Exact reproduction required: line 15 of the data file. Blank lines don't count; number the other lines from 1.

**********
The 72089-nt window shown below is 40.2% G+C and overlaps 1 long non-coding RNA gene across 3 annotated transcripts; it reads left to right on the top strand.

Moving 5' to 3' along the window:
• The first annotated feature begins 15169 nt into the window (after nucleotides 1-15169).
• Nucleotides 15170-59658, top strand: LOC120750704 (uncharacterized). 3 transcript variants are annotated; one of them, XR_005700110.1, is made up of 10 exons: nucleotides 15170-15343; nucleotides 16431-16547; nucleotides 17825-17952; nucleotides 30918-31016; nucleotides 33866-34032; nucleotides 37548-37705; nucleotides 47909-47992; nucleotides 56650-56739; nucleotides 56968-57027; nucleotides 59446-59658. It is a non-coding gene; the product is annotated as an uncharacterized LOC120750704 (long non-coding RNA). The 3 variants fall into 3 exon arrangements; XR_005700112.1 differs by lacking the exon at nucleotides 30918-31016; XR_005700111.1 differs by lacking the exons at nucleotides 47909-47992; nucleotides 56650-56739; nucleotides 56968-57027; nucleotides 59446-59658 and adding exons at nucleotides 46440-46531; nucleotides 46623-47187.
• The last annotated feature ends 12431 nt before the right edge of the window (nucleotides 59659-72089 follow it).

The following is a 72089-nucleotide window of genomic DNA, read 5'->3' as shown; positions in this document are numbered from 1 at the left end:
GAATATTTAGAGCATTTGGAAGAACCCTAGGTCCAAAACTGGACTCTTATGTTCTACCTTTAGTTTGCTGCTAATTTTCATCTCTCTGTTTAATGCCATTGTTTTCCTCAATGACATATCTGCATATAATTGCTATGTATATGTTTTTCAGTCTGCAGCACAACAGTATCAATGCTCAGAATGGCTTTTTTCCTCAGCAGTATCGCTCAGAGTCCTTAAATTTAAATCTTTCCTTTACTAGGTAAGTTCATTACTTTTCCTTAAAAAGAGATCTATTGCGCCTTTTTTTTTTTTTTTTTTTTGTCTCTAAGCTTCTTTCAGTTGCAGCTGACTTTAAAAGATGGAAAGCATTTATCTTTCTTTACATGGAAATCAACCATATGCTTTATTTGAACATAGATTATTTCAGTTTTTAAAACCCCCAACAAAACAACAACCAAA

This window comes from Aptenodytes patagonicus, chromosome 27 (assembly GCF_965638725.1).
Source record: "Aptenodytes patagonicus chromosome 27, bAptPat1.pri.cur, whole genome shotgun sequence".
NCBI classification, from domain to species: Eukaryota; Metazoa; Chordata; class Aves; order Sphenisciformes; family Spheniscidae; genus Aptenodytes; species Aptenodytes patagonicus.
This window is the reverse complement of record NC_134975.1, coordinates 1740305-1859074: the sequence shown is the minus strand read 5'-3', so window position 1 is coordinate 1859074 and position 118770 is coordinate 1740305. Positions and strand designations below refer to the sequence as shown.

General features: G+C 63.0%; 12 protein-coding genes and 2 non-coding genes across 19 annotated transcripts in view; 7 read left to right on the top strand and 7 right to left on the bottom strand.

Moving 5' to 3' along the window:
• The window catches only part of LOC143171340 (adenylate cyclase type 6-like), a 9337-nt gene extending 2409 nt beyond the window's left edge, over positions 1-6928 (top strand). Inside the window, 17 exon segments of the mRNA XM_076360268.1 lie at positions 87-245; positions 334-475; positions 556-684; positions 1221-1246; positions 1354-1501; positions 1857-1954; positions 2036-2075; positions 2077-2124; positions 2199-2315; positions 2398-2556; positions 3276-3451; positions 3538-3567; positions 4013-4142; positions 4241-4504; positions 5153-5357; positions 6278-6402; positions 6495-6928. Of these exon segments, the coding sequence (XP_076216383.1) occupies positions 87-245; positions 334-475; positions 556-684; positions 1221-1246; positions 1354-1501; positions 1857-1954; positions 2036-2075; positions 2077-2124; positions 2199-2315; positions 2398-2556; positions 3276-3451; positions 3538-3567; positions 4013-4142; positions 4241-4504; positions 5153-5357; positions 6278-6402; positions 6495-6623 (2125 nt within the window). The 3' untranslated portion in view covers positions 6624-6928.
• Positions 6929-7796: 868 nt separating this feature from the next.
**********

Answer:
• Positions 6929-7796: 868 nt separating this feature from the next.